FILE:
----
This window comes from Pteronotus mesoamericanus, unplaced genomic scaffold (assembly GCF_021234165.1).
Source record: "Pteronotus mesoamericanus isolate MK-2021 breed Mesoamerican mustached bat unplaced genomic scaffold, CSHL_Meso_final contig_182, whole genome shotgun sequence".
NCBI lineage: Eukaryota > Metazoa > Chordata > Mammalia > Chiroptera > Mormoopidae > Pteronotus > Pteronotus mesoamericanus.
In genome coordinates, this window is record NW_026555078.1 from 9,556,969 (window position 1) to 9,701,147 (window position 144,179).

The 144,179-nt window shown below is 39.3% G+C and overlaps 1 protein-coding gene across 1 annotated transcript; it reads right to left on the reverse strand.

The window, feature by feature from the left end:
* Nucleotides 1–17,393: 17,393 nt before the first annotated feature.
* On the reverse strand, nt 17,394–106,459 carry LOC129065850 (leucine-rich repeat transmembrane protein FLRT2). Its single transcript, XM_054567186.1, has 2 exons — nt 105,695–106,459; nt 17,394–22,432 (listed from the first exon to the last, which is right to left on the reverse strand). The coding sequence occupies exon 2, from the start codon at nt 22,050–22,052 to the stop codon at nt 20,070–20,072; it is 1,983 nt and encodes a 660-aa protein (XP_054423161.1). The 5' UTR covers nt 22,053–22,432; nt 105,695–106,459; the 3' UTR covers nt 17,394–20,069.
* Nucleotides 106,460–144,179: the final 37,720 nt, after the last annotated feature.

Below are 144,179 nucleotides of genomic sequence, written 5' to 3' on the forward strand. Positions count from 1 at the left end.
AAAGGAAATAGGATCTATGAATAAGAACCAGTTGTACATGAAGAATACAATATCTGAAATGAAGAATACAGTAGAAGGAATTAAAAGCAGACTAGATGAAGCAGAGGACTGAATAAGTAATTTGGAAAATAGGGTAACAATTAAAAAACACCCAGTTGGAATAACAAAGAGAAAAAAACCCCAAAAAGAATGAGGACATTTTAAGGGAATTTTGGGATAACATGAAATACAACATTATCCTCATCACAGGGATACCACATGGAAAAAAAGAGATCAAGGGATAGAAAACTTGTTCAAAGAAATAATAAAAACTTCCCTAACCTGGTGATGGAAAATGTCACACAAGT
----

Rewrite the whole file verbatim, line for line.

This window comes from Pteronotus mesoamericanus, unplaced genomic scaffold (assembly GCF_021234165.1).
Source record: "Pteronotus mesoamericanus isolate MK-2021 breed Mesoamerican mustached bat unplaced genomic scaffold, CSHL_Meso_final contig_182, whole genome shotgun sequence".
NCBI lineage: Eukaryota > Metazoa > Chordata > Mammalia > Chiroptera > Mormoopidae > Pteronotus > Pteronotus mesoamericanus.
In genome coordinates, this window is record NW_026555078.1 from 9,556,969 (window position 1) to 9,701,147 (window position 144,179).

The 144,179-nt window shown below is 39.3% G+C and overlaps 1 protein-coding gene across 1 annotated transcript; it reads right to left on the reverse strand.

The window, feature by feature from the left end:
* Nucleotides 1–17,393: 17,393 nt before the first annotated feature.
* On the reverse strand, nt 17,394–106,459 carry LOC129065850 (leucine-rich repeat transmembrane protein FLRT2). Its single transcript, XM_054567186.1, has 2 exons — nt 105,695–106,459; nt 17,394–22,432 (listed from the first exon to the last, which is right to left on the reverse strand). The coding sequence occupies exon 2, from the start codon at nt 22,050–22,052 to the stop codon at nt 20,070–20,072; it is 1,983 nt and encodes a 660-aa protein (XP_054423161.1). The 5' UTR covers nt 22,053–22,432; nt 105,695–106,459; the 3' UTR covers nt 17,394–20,069.
* Nucleotides 106,460–144,179: the final 37,720 nt, after the last annotated feature.

Below are 144,179 nucleotides of genomic sequence, written 5' to 3' on the forward strand. Positions count from 1 at the left end.
AAAGGAAATAGGATCTATGAATAAGAACCAGTTGTACATGAAGAATACAATATCTGAAATGAAGAATACAGTAGAAGGAATTAAAAGCAGACTAGATGAAGCAGAGGACTGAATAAGTAATTTGGAAAATAGGGTAACAATTAAAAAACACCCAGTTGGAATAACAAAGAGAAAAAAACCCCAAAAAGAATGAGGACATTTTAAGGGAATTTTGGGATAACATGAAATACAACATTATCCTCATCACAGGGATACCACATGGAAAAAAAGAGATCAAGGGATAGAAAACTTGTTCAAAGAAATAATAAAAACTTCCCTAACCTGGTGATGGAAAATGTCACACAAGT